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J Biol Chem. 2016 Aug 19;291(34):18041-57. doi: 10.1074/jbc.M116.718478. Epub 2016 Jul 1.

Evidence That G-quadruplex DNA Accumulates in the Cytoplasm and Participates in Stress Granule Assembly in Response to Oxidative Stress.

Author information

1
From the Departments of Biochemistry and Molecular Biology and.
2
From the Departments of Biochemistry and Molecular Biology and the University of Arkansas at Little Rock/University of Arkansas for Medical Sciences (UALR/UAMS) Joint Graduate Program in Bioinformatics, University of Arkansas at Little Rock, Little Rock, Arkansas 72204.
3
the University of Arkansas at Little Rock/University of Arkansas for Medical Sciences (UALR/UAMS) Joint Graduate Program in Bioinformatics, University of Arkansas at Little Rock, Little Rock, Arkansas 72204.
4
From the Departments of Biochemistry and Molecular Biology and the Winthrop P. Rockefeller Cancer Institute, University of Arkansas for Medical Sciences, Little Rock, Arkansas 72205 and.
5
the Winthrop P. Rockefeller Cancer Institute, University of Arkansas for Medical Sciences, Little Rock, Arkansas 72205 and Neurobiology and Developmental Sciences and.
6
From the Departments of Biochemistry and Molecular Biology and the Winthrop P. Rockefeller Cancer Institute, University of Arkansas for Medical Sciences, Little Rock, Arkansas 72205 and RaneyKevinD@uams.edu.

Abstract

Cells engage numerous signaling pathways in response to oxidative stress that together repair macromolecular damage or direct the cell toward apoptosis. As a result of DNA damage, mitochondrial DNA or nuclear DNA has been shown to enter the cytoplasm where it binds to "DNA sensors," which in turn initiate signaling cascades. Here we report data that support a novel signaling pathway in response to oxidative stress mediated by specific guanine-rich sequences that can fold into G-quadruplex DNA (G4DNA). In response to oxidative stress, we demonstrate that sequences capable of forming G4DNA appear at increasing levels in the cytoplasm and participate in assembly of stress granules. Identified proteins that bind to endogenous G4DNA in the cytoplasm are known to modulate mRNA translation and participate in stress granule formation. Consistent with these findings, stress granule formation is known to regulate mRNA translation during oxidative stress. We propose a signaling pathway whereby cells can rapidly respond to DNA damage caused by oxidative stress. Guanine-rich sequences that are excised from damaged genomic DNA are proposed to enter the cytoplasm where they can regulate translation through stress granule formation. This newly proposed role for G4DNA provides an additional molecular explanation for why such sequences are prevalent in the human genome.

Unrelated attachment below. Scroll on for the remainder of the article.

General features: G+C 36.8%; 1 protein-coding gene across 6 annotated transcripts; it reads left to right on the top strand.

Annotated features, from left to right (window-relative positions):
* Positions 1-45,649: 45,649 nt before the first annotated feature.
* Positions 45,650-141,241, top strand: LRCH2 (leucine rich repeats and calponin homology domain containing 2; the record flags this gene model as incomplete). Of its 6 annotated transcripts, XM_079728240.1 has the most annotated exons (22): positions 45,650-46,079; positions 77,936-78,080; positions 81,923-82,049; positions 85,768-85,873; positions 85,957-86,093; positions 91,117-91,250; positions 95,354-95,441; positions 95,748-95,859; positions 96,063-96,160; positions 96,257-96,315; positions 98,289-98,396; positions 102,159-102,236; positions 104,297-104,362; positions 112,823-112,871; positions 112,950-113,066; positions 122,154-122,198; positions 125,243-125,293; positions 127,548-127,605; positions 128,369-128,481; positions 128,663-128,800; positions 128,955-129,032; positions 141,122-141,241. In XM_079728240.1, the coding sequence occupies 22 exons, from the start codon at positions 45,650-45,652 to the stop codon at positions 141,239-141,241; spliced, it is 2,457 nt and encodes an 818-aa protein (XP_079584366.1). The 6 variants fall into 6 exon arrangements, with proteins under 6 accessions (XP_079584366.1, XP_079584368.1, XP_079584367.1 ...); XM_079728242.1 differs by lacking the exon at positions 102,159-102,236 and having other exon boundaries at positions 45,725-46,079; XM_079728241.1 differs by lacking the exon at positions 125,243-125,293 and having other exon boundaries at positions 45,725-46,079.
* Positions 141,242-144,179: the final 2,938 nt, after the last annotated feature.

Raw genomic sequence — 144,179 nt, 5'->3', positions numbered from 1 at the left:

KEYWORDS:

DNA repair; G-quadruplex; oxidative stress; signaling; stress granule; stress response; telomere

PMID:
27369081
PMCID:
PMC5016190
DOI:
10.1074/jbc.M116.718478
[Indexed for MEDLINE]
Free PMC Article

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